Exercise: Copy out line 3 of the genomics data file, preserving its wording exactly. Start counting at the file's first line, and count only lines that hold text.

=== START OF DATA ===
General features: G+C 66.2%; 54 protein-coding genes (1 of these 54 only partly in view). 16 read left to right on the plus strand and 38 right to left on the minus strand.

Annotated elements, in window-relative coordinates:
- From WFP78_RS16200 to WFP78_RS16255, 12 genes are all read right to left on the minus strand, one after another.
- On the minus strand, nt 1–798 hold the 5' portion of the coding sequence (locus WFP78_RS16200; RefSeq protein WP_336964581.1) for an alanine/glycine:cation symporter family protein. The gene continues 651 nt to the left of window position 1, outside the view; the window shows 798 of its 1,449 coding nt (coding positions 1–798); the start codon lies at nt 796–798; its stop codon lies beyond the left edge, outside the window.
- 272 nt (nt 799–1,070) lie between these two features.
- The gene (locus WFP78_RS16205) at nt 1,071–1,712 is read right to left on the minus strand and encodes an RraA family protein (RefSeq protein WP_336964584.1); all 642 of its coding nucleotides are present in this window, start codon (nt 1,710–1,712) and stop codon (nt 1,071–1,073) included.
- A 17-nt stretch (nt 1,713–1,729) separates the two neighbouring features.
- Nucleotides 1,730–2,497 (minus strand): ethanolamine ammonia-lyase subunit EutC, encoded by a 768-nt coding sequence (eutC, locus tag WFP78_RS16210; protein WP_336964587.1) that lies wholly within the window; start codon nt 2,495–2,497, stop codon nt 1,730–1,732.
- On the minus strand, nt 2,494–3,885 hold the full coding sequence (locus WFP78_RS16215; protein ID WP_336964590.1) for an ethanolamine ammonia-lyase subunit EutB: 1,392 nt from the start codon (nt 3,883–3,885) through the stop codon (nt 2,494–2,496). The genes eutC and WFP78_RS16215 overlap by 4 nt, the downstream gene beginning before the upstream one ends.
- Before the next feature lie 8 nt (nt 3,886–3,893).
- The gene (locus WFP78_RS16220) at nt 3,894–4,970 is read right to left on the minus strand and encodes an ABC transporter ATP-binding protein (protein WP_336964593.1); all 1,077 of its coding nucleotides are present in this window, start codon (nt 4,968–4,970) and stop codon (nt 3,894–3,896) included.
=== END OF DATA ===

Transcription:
- From WFP78_RS16200 to WFP78_RS16255, 12 genes are all read right to left on the minus strand, one after another.